Women who use IUDs are roughly half as likely to develop cervical cancer as women who have never used one, a study found.
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Women who use IUDs are roughly half as likely to develop cervical cancer as women who have never used one, a study found.

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Intrauterine devices (IUDs) prevent unwanted pregnancies

As an added benefit, they may also help protect against cervical cancer

Women who use IUDs are roughly half as likely to develop cervical cancer

Health.com —  

Intrauterine devices (IUDs) prevent unwanted pregnancies, and as an added benefit they may also help protect against cervical cancer, according to a new study in the Lancet Oncology, a British medical journal.

Women who use IUDs are roughly half as likely to develop cervical cancer as women who have never used one, the study found. Nor does IUD use appear to increase the risk of human papillomavirus (HPV) infection, a known cause of cervical cancer.

European researchers combined and analyzed data from nearly 20,000 women around the world who participated in various studies and surveys between 1985 and 2007. The new analysis does not prove that IUDs directly prevent cervical cancer; it simply suggests that the devices are associated with a lower risk of cancer for reasons that aren’t fully understood.

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“This study does not show cause and effect,” says Mehdi Moslemi-Kebria, M.D., a gynecologic oncologist at the Cleveland Clinic who was not involved in the new research. “For that you would need a prospective, randomized study. But this does tell us with pretty good accuracy that an IUD is not a risk factor for cervical cancer.”

Compared to women who had never used an IUD, the study participants who had used the devices had 44% lower odds of developing squamous cell carcinoma, by far the most common type of cervical cancer. They also had 54% lower odds of developing adenocarcinoma cancers and a mixed type of cancer known as adenosquamous carcinoma.

Roughly 12,000 women in the U.S. – the majority of them over 30 – receive a cervical cancer diagnosis each year, according to the Centers for Disease Control and Prevention. Most cases are caused by a persistent infection with HPV, a common sexually transmitted virus that is usually defeated by the body’s immune system. (Pap smears can tell if HPV is damaging the cervix.)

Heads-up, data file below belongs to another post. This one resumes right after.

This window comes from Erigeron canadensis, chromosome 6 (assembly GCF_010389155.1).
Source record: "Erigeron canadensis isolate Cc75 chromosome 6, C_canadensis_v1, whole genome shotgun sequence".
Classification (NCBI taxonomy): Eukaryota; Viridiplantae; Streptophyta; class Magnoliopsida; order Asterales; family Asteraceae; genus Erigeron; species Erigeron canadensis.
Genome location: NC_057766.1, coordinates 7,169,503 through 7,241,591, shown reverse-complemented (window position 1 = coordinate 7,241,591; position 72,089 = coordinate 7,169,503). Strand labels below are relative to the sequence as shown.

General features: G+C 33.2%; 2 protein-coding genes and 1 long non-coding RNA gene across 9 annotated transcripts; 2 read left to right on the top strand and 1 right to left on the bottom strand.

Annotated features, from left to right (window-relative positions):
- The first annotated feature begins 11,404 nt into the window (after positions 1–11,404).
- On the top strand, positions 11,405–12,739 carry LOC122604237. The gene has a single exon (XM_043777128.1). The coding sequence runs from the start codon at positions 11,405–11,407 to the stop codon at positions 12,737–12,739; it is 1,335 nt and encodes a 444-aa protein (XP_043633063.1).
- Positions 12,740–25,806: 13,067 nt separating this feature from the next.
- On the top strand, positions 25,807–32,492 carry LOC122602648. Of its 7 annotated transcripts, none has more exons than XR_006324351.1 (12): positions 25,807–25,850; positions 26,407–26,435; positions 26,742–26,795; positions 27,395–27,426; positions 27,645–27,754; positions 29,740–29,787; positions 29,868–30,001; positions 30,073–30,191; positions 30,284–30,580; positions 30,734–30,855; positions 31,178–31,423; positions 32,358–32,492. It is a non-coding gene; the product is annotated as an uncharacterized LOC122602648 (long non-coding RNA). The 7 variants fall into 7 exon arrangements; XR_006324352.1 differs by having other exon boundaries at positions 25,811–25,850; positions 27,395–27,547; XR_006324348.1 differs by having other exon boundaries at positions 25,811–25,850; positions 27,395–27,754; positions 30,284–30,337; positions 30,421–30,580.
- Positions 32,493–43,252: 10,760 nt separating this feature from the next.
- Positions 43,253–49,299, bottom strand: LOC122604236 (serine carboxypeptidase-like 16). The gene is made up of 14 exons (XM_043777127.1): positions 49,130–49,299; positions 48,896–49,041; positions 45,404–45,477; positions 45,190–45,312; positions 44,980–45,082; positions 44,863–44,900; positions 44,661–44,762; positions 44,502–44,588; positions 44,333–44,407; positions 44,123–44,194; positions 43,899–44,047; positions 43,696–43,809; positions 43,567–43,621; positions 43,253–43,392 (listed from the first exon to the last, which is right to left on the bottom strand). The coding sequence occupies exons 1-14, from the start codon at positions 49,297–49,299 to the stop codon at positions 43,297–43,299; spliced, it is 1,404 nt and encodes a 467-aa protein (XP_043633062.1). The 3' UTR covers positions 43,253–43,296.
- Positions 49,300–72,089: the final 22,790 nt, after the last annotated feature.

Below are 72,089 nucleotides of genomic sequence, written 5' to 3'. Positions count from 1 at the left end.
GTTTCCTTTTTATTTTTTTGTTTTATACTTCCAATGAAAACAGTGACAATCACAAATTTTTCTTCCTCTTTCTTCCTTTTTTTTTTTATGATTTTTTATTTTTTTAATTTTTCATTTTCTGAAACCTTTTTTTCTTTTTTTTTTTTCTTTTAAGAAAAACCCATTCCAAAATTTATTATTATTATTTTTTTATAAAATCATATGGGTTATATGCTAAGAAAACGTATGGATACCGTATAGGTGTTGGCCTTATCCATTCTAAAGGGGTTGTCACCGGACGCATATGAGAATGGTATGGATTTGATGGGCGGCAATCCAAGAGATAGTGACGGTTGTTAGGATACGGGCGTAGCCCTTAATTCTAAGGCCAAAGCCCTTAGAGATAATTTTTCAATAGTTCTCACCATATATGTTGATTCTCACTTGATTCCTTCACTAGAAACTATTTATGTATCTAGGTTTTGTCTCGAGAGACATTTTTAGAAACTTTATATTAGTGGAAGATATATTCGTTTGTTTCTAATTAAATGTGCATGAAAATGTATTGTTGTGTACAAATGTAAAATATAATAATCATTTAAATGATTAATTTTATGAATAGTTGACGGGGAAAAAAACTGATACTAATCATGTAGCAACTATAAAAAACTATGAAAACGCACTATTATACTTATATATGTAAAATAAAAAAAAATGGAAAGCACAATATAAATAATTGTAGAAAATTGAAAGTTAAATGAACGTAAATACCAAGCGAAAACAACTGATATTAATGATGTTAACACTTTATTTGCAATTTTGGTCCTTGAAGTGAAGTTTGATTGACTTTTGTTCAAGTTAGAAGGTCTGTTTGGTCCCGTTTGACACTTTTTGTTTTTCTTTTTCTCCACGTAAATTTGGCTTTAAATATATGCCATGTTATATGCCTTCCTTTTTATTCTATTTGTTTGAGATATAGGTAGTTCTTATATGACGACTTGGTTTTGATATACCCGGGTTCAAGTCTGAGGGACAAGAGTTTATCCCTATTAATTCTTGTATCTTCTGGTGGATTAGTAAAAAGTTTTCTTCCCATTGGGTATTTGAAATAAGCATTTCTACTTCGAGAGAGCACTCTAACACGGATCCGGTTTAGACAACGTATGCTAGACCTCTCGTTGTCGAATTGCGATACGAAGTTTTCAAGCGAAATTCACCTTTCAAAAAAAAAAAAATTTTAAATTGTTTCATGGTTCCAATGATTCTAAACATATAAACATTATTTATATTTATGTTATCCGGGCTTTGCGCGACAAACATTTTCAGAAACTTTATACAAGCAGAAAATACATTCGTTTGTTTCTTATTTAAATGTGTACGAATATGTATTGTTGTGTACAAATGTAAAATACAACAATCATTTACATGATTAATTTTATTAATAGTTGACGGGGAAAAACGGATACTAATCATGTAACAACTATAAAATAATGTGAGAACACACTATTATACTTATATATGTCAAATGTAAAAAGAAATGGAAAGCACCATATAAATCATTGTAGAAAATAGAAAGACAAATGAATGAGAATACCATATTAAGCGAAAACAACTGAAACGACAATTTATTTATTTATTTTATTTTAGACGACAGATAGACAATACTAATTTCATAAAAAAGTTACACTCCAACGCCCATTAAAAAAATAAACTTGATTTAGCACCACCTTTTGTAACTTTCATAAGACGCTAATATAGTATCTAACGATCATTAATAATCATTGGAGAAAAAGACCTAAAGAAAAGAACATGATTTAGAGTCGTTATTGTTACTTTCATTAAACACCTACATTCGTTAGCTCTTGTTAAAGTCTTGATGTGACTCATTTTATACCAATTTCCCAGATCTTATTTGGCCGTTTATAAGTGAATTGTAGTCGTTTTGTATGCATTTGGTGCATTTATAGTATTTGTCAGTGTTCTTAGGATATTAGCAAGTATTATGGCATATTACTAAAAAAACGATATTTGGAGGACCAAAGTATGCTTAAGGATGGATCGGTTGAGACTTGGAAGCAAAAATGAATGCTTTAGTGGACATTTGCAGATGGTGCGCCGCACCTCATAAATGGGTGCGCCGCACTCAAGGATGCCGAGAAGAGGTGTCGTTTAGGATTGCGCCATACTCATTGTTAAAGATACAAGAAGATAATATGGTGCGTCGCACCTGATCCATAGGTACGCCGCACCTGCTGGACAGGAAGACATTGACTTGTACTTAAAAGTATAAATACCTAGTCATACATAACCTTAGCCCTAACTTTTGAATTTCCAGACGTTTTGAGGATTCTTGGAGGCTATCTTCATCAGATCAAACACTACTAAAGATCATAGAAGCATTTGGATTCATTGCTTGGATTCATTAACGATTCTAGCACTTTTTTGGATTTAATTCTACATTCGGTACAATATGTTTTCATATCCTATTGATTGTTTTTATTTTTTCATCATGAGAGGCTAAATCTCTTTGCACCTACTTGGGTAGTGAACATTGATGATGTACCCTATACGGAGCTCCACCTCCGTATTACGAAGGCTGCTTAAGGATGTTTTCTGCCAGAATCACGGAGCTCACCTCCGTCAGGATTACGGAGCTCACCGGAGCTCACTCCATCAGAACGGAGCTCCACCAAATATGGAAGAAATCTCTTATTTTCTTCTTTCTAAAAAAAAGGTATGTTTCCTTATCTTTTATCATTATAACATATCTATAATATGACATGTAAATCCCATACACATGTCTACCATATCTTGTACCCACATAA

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In the study, which was funded by the World Health Organization (WHO) and several other government and philanthropic organizations, IUD use neither increased nor decreased the risk of HPV infection. The rates of infection were the same among women who had used an IUD as among those who hadn’t, even after researchers took into account various risk factors for HPV, such as a woman’s number of sexual partners, the number of Pap smears she’d had in her life, and her menopausal status.

Although they have no firm evidence, the researchers speculate that the contraceptive devices may disrupt HPV’s cancer-causing mechanism. The devices may cause a low-level immune-system response that fights cancer cells, for instance, or their insertion and withdrawal may physically remove precancerous lesions, the study notes.

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“More research is definitely needed to study the biological mechanisms by which IUDs may induce this risk reduction,” says the lead author of the study, Xavier Castellsagué, M.D., a cancer epidemiology researcher at the Institut Català d’Oncologia, in Barcelona, Spain.

Whatever the mechanism, it seems to work quickly. Women who used an IUD for less than a year were no more likely to be diagnosed with cervical cancer than women who’d had an IUD implanted for several years.

There are two kinds of IUD available in the U.S., both of which are T-shaped and made from molded plastic. One uses copper as a contraceptive, and the other prevents pregnancy by releasing the hormone progestin into the uterus. Both are extremely effective forms of birth control, but because the study did not include data on the type of IUD used, the authors were unable to assess whether one type of IUD is more likely than another to lower the risk of cervical cancer.

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The new findings do not mean that women worried about cervical cancer should be fitted for an IUD, says Karl Ulrich Petry, M.D., a gynecologic oncologist at the Klinikum Wolfsburg, in Germany.

Petry, who wrote an editorial accompanying the study, points out that HPV testing and Pap smears already reduce the risk of cervical cancer by 80% to 90%.

“Women in countries with screening programs are well protected,” he says. “Cervical cancer is a preventable disease – we have more tools to prevent this cancer than any other malignancy in humans. Women should really use [HPV] vaccine and screening to protect themselves from this cancer.”